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Reddit’s community in meltdown: Three tips for managing a crisis

Wednesday, 8 July 2015 | By Broede Carmody

Social media platform Reddit has entered crisis management mode in the wake of mass protests that saw many of its messaging boards shut down.


Over the weekend, the website’s moderators made hundreds of messaging boards unavailable to the public because of the dismissal of Reddit’s director of talent, Victoria Taylor.


The dismissal was the latest in a long series of events that have angered Reddit’s users, including website changes and anti-harassment measures.


Reddit chief executive Ellen Pao has now taken to the platform’s message boards to apologise for the company’s “long history of mistakes”.


“I mean it when I say we screwed up, and we want to have a meaningful ongoing discussion,” Pao wrote.


“I know we've drifted out of touch with the community as we've grown and added more people, and we want to connect more. I and the team are committed to talking more often with the community, starting now.”


Founded in 2005, Reddit now has more than 30 million users and is valued at $US500 million ($670 million).


Nicole Matejic, a specialist in crisis communications, told SmartCompany Pao has taken a “sound approach” to dealing with the company’s frustrated user base despite the blow-back.


“Organisationally, it could be an issue that’s been festering with their users for a long time,” Matejic says.


“It’s probably unravelled more than expected … now she’s giving them the opportunity to let the steam off a bit.”


Here are three lessons from the way Reddit handled its customer backlash.


1. Be honest with your customers

Instead of skirting around the issue, Pao immediately pointed out Reddit was in the wrong.


“We screwed up,” she wrote.


“Not just on July 2, but also over the past several years. We haven’t communicated well, and we have surprised moderators and the community with big changes. We have apologised and made promises to you, the moderators and the community, over many years, but time and again, we haven’t delivered on them.”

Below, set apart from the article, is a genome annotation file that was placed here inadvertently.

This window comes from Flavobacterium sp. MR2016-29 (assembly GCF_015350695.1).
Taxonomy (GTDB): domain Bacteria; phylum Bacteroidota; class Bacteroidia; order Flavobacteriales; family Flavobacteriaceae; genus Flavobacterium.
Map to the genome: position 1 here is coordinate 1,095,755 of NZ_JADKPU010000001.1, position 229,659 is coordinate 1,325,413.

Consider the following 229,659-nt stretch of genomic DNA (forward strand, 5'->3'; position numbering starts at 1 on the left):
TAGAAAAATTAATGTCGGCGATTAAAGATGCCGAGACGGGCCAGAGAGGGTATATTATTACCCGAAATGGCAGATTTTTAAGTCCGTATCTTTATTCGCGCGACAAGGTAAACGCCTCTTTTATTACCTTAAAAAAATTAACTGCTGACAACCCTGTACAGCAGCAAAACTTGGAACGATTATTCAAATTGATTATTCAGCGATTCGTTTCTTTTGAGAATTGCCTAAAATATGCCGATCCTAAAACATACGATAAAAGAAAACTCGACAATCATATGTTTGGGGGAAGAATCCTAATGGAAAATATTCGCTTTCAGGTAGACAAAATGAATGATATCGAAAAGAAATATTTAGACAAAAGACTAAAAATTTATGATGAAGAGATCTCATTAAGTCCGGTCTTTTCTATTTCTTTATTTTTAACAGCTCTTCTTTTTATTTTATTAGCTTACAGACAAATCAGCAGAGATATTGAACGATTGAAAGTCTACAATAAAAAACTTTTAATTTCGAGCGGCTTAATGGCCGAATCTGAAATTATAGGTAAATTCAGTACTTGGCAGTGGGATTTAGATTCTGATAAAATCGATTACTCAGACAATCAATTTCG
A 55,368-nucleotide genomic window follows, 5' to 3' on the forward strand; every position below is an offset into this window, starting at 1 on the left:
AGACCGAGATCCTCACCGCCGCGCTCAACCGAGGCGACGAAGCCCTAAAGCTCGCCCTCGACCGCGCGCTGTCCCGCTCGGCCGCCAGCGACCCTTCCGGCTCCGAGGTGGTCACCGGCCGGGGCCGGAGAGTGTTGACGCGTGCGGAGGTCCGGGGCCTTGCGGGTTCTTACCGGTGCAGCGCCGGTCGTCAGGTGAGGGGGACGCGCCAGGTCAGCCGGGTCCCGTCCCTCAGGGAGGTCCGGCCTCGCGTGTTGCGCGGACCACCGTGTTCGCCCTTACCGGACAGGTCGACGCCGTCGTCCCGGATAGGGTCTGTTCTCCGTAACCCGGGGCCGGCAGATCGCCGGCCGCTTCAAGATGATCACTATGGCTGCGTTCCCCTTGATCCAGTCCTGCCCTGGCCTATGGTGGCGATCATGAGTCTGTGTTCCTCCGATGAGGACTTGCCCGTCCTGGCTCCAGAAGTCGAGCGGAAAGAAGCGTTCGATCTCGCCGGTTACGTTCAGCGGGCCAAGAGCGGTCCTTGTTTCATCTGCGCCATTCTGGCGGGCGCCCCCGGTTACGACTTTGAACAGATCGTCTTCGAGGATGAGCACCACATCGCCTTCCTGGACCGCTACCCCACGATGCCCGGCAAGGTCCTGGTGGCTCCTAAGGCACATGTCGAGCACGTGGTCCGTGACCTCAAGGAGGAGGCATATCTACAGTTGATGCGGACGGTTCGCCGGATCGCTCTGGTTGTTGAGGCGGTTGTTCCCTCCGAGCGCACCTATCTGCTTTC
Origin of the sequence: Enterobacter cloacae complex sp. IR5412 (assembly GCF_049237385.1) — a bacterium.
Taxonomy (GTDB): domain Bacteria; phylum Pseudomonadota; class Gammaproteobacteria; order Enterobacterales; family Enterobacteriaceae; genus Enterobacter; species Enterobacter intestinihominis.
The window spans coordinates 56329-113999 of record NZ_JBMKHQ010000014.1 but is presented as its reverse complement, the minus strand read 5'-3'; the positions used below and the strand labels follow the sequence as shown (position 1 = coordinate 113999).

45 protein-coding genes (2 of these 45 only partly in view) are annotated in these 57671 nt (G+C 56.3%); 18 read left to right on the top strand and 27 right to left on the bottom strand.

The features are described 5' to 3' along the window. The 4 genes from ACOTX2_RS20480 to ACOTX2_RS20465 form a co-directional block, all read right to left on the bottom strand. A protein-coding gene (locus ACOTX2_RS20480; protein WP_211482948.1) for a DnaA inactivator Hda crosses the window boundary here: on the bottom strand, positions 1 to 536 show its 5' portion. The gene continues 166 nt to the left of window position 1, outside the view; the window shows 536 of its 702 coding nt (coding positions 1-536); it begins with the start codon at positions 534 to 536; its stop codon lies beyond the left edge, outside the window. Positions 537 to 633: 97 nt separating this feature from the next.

Matejic says when apologising to customers, it is important to not shy away from what went wrong. In fact, identifying the problem is the only way to tackle it head-on.


“Authenticity and being honest, being a person rather than a brand, is always going to be a good move,” she says.


2. Explain what steps are being taken to address the issue

Pao not only apologised in her statement to Reddit’s community but outlined how the company is going to improve moving forward.

Matejic says in her experience, this is a good tactic because managing a crisis well all comes down to actions not words.


“Anyone can talk, but the real proof comes from the action taken,” she says.


“Actually doing it speaks volumes to their credibility and reputation. Now the proof of the pudding will be them actually making the changes. They’ve said it publicly, so if they don’t they’ll head straight back into the hurt locker.”


3. Make yourself available for questions and listen to feedback

As well as outlining how Reddit was going to win back the trust of its online community, Pao encouraged people reading her post to share their feedback.


In addition, Reddit employees were on hand to respond to any comments and questions


Matejic says the most important lesson for small business owners to come from this incident is not to let issues fester.


“Deal with issues early, authentically and honestly,” she says.


“Don’t let them fester over the long term and then try to fix them, because you’re just going to make people angry over time. Have a conversation early, before everyone has a meltdown over it.”


This article was originally published by SmartCompany.